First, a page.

How to Breed an Innovative Business Idea — #8 of 31 Proven Skills [Research]

Skill #8: Copy by Observing People

Simply observing what others are engaged in can help us innovate to remove an obstacle that has been preventing us from achieving a goal. Understanding more generally what people are doing in a particular situation opens up other specific applications for the overarching behavior or activity that is discerned. One of these specific applications can become a valuable innovative idea

Innovative Eskimos

In talking about the previous Skill #7, Copying by Observation or Creating through Generation, I argued that the metaphor of climbing a mountain was a helpful way of understanding how we innovate by copying something.

The image above utilizes the mountain metaphor again and tells the following story.

In 1916, a young American scientist and inventor Clarence Birdseye went to Labrador, Canada as a fur trader. He noticed that the Eskimos preserved their food by keeping it frozen in snow for extended periods in the winter. Birdseye pondered more broadly about the capability of snow to freeze and preserve food naturally and this led him to invent a container (a ‘freezer’) that froze and preserved food artificially. When he returned to the USA, he started a business that led to the establishment of the frozen food industry.

In climbing the breeding mountain, Birdseye casually observed what Eskimos did to their food to preserve it and graduated to a more general realization on the mountain top that freezing food is an effective capability for safeguarding fresh victuals. From there, he moved down the other side of the mountain to deciding that this could be done without relying on nature. Copying what he saw people doing in a natural setting propelled him into replicating it very successfully in another, engineered setting. The frozen food industry was the result.

Innovators such as Clarence Birdseye achieved what they did from the simple pastime of observing people. Crucially, innovators perceive something being accomplished in a particular situation — a specific capability — and then recognize that it can work in another situation that has entered their minds. They are using the well-known (but not so well-understood) technique of having ‘ideas by association’.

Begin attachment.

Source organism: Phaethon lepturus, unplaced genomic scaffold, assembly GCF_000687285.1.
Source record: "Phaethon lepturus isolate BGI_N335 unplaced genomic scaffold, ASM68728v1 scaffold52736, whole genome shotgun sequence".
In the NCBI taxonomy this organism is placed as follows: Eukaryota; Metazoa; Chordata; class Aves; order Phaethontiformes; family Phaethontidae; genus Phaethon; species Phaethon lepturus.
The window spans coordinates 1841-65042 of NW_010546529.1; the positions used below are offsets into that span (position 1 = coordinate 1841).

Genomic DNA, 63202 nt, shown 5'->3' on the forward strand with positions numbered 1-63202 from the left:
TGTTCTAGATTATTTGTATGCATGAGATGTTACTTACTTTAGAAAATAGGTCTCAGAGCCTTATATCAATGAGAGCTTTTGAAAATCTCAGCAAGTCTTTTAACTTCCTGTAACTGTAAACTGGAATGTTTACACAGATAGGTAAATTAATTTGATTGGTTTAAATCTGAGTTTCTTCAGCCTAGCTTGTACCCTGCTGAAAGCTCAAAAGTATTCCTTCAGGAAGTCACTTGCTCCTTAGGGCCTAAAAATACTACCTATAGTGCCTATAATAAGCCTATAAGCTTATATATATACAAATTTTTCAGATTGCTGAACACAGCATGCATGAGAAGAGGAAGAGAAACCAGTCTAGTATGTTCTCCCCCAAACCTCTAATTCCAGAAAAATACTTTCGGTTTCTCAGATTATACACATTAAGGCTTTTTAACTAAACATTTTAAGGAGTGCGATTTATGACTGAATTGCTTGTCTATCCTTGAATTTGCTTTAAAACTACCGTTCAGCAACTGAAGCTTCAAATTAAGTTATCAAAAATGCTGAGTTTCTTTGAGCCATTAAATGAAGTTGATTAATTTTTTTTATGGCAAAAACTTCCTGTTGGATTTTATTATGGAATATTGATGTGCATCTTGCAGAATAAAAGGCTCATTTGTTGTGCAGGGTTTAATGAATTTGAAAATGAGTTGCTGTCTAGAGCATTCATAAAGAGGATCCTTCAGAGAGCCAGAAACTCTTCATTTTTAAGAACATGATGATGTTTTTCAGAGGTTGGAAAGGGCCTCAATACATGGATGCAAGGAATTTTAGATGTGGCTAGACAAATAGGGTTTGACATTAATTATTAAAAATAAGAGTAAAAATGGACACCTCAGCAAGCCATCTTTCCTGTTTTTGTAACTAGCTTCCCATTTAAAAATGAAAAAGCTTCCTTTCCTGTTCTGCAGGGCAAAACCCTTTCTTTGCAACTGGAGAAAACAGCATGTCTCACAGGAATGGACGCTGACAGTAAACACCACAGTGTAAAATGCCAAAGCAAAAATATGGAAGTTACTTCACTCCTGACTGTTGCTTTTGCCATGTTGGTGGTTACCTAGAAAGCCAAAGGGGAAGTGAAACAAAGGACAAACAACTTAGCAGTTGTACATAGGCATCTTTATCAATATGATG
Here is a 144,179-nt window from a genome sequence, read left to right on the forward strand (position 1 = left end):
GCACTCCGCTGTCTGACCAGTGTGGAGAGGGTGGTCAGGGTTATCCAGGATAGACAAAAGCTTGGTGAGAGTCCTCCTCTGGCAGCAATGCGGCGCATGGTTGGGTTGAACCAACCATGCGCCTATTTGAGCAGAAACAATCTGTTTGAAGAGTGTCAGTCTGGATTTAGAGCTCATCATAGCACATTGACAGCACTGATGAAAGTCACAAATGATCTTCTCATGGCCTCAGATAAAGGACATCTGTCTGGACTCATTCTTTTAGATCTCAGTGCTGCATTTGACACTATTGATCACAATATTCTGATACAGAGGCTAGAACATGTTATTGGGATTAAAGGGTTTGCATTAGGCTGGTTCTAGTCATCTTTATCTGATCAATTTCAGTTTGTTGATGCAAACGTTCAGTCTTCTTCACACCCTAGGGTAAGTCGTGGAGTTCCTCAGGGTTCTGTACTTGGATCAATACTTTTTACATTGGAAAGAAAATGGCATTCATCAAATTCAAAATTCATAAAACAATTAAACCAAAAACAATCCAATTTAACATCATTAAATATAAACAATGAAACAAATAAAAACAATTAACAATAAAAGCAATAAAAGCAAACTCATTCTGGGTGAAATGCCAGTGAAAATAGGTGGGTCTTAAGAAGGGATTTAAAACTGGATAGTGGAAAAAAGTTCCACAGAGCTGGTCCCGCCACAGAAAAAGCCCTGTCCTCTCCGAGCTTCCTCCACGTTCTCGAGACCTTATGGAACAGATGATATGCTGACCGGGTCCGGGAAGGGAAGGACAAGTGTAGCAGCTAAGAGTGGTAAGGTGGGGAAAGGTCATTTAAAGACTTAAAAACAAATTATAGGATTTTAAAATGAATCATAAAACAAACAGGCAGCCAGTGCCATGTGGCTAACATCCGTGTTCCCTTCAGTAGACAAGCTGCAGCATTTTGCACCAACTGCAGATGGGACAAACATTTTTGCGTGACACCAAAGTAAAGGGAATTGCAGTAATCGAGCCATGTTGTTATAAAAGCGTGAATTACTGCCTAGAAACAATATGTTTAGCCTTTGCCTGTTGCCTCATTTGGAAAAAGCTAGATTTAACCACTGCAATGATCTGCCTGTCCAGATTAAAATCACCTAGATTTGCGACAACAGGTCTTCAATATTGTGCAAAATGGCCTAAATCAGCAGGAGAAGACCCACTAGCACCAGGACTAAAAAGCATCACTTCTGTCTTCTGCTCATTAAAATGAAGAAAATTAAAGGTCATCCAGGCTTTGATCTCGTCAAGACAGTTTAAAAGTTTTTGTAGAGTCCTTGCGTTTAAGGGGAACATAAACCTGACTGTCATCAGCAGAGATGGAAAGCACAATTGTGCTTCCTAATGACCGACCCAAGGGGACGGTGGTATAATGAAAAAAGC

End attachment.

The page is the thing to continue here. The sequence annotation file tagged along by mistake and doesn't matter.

Having ‘ideas by association’ occurs because typically the mind organizes information into categories. One of these categories can link to something else in such a way that a completely new thought is formed, even though the two thoughts are not necessarily connected to each other.

There are four skills that are grounded upon the phenomenon of having ‘ideas by association’. In addition to Copying by Observing People (which we are studying here), in the following articles I will show that we can also:

· Copy by Observing Things

· Copy by Observing Yourself

· Copy by Observing Best Practice.

Research that I have completed into thousands of innovative business ideas reveals that these four skills are part of 31 personal skills that we can employ to generate such ideas.

Another Example of Copying by Observing People*

Around 1950, an American typist and commercial artist, Bette Nesmith Graham, was frustrated by her inability to erase mistakes made while she was using her electric typewriter. Because she was constantly thinking about this, in due course she began to reflect that artists did not seem to have this problem. They simply painted over mistakes they made on their canvas. By seeking to replicate the capability that the artists employed, Nesmith Graham went on to develop a paper-colored paint-on liquid — the iconic Liquid Paper — which typists use to paint over their mistakes.

The breeding mountain journey Bette Nesmith Graham embarked upon is depicted below.

A Final Proviso …

Along with the three other skills based on Copying by Observation, Copying by Observing People contains a fundamental disadvantage. It relies on a fortuitous experience, a lucky accident if you will. It relies on serendipity. This means that — superficially at least — it is not a skill that is readily controllable.

But there are things that can be done to hone the skill of Copying by Observation. We can prepare our minds to put ourselves in the path of serendipity. We can take a hint from Louis Pasteur who was responsible for many remarkable discoveries in the causes and prevention of diseases. He said: “In the fields of observation, chance favors only the prepared mind.”

To ‘prepare our minds’, we must mentally visualize the circumstances surrounding a problem we are trying to resolve. Then, the moment analogous circumstances present themselves, there is a much-improved chance that we will recognize an opportunity to copy from them.


*Thousands of categorized, innovative business ideas can be found at



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